meganucleases in general editing and biomedical applications
The research on genetic problems faced by individuals has prompted several developments in the field of genetic engineering and meganucleases.
These developments have enabled researchers to manipulate and develop genetically designed organisms that can serve as a source of food, fuel, medicines, and other necessities.
meganucleases in general editing and biomedical applications

Quick Background of Genetic Engineering

The procedure of genetic modification was discovered around 1940.
This discovery paved the way for the development of different methods that are used to produce genetically altered organisms.
Scientists have identified many genetic disorders and some abnormalities in animals.
These problems encouraged researchers to further explore different methods, which led to the advancements in genetic engineering.
There are different pros and cons associated with the use of genetic material.
It is up to the individual to decide whether he wants to use the genetic material or not.
Ultimately, the decision is a personal one, but it must be made based on the type of disease an individual is suffering from.

Types of Nuclease

The new genetic techniques have developed over the past three decades, and now, four types of nuclease are available in the field of genetic engineering.
  • Meganucleases
  • Transcription activation element-like proteins
  • Clustered regularly mixed DNA, and
  • Ribosome insertions.
Experts believe that these procedures should only be performed on non-gifted humans who have not inherited genetic problems.

Advantages and Disadvantages of Nuclease

The pros associated with these procedures are that they can correct genetic disorders and abnormalities easily without relying on animal resources.
These procedures are also inexpensive. But there are also several cons that should be considered before undergoing this procedure.
The most significant factor in considering adopting genetic manipulation through meganucleases is safety.
Animal studies reveal that introducing a foreign nuclease into a living organism can cause serious effects.
For example, mynic acid introduced to caterpillars caused a feminization of their eggs, which is harmful to the larvae.
Even though animal studies cannot accurately predict human genetic problems, it is recommended that the procedure is performed by competent and trained specialists.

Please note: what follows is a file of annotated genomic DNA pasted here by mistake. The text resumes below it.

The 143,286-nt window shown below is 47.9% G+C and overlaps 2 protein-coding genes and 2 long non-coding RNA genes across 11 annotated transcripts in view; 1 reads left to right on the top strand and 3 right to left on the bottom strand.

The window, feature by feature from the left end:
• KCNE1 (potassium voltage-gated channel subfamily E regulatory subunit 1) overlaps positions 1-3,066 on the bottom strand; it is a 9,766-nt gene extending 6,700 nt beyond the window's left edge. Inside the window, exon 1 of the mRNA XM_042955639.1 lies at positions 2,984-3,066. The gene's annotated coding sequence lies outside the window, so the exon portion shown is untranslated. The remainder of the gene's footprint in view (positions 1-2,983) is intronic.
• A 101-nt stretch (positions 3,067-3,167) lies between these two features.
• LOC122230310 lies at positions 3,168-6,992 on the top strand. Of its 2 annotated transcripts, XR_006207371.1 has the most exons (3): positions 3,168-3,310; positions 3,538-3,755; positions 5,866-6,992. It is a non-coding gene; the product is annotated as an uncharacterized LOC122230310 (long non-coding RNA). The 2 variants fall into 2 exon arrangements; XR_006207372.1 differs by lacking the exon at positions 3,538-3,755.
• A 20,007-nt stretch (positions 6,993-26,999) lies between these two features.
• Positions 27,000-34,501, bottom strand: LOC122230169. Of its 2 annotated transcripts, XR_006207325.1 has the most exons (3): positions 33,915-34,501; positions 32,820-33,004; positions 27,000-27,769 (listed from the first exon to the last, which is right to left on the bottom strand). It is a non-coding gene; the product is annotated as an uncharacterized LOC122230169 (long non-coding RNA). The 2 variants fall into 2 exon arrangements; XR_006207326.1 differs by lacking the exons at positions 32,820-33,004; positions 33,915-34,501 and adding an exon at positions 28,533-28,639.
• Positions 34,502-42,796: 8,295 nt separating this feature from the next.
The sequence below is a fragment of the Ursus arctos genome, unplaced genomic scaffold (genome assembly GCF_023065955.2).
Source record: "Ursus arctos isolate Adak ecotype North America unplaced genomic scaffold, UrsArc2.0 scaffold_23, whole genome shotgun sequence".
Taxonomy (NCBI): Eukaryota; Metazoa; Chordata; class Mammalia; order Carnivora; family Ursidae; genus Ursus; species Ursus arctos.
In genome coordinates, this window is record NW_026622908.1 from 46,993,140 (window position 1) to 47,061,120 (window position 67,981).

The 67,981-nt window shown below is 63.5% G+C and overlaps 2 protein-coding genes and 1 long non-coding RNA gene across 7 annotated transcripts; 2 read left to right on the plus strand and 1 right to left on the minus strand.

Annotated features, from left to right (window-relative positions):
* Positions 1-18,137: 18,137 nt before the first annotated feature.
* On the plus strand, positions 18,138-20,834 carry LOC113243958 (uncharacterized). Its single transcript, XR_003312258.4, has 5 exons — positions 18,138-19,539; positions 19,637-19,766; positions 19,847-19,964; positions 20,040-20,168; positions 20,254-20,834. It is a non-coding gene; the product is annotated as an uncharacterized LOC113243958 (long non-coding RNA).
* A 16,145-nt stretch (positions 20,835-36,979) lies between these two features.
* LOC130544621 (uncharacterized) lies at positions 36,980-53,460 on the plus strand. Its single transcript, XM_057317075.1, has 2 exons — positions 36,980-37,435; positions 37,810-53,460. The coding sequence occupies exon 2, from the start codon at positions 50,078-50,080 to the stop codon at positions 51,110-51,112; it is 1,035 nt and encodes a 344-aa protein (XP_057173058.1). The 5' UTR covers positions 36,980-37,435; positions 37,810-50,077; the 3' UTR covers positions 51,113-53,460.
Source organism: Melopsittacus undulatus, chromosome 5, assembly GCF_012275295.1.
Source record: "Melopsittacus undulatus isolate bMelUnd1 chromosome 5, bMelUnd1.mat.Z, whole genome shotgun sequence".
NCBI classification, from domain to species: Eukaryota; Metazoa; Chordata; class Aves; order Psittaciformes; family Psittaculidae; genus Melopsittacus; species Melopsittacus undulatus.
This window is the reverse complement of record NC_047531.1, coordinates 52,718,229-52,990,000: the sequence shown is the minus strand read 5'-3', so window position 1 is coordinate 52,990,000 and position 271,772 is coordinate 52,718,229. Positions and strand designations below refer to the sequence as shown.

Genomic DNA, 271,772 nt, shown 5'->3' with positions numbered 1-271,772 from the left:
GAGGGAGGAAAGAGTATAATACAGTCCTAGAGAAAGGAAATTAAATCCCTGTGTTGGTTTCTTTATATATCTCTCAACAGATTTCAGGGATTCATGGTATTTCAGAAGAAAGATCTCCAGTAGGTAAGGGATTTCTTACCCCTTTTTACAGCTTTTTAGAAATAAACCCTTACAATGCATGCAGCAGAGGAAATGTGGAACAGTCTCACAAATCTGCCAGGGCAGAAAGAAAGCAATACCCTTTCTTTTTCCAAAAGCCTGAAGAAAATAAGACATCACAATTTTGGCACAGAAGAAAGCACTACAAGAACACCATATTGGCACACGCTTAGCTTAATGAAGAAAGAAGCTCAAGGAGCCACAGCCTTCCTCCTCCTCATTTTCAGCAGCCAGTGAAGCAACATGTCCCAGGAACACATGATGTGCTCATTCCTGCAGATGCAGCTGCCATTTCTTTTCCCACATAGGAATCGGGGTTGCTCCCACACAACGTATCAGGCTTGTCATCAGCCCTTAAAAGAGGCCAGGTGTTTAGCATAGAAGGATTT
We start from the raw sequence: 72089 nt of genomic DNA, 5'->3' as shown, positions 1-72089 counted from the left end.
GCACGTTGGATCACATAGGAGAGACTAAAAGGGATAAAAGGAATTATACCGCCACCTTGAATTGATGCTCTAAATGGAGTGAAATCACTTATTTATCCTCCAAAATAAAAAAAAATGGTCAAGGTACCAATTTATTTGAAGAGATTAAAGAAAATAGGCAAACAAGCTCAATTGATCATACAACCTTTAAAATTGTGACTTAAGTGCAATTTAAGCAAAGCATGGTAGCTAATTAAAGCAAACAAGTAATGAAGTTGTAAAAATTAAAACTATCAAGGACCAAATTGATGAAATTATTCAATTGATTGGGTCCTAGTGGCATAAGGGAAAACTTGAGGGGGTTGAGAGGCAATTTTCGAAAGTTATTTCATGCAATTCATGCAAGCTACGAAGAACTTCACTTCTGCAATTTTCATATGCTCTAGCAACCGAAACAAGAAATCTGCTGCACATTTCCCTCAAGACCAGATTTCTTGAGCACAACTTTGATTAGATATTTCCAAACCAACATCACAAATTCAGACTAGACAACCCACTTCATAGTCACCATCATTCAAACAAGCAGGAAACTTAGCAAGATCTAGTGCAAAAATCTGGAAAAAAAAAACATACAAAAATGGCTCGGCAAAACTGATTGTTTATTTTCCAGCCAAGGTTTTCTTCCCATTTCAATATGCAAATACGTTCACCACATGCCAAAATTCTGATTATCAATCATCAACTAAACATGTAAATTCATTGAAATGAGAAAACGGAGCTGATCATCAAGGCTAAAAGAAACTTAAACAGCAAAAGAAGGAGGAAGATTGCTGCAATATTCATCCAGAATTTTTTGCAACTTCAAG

Meganucleases and their Biomedical Applications

The use of nuclease rearrangements requires sophisticated equipment and high-end personnel who are well-trained in the process.
When the nucleus is inserted into the recipient cell, it does not dissolve immediately because of the high temperatures.
In order for this procedure to be successful, the nucleus must undergo heat-treatment.
It is best to use a meganuclease kit that contains the necessary tools to carry out this procedure safely and correctly.
After heat treatment, the nuclease is allowed to become inactive and then inserted directly into the target cell.
Once the nucleus becomes inactive, it is inserted into a living cell.
A chain of nucleic acids, referred to as restriction fragments, is constructed from a primer that allows restriction enzymes to break the DNA sequence down into shorter sequences, or flanking regions.
Once the restriction fragments have been inserted into the target cell, myogenic synthesis begins.
During the process, new myogenic cells grow in the target area in the exact position of the restriction fragment, replacing the extinct ones.
Once the new myogenic cells grow to adulthood, they reproduce and spread to other areas of the body.
This results in a gradual increase in the number of offspring.
The amount of time it takes for a generation of new cells to reach a full size depends on how many nucleosides are inserted into the target cell.
It takes approximately three to four days for a new generation of cells to form in the right location.
This explains why Meganucleases are used so often in fertility clinics.
To be sure, the process described above is highly complicated.
The precise sequence of events, involving numerous steps, is difficult to accurately model in a laboratory setting.
However, with a combination of sophisticated equipment and skilled technicians working together, it is entirely possible to generate an identical result, at least in principle.
Meganucleases, as an efficient tool for gene editing, has provided researchers with an alternative method of manipulating DNA.
The versatility of meganucleases makes them an ideal building block for genetic engineering applications.
As new forms of genetic engineering are likely to continue to emerge in the future, this fact presents a very bright future for pharmaceutical and biotechnology companies.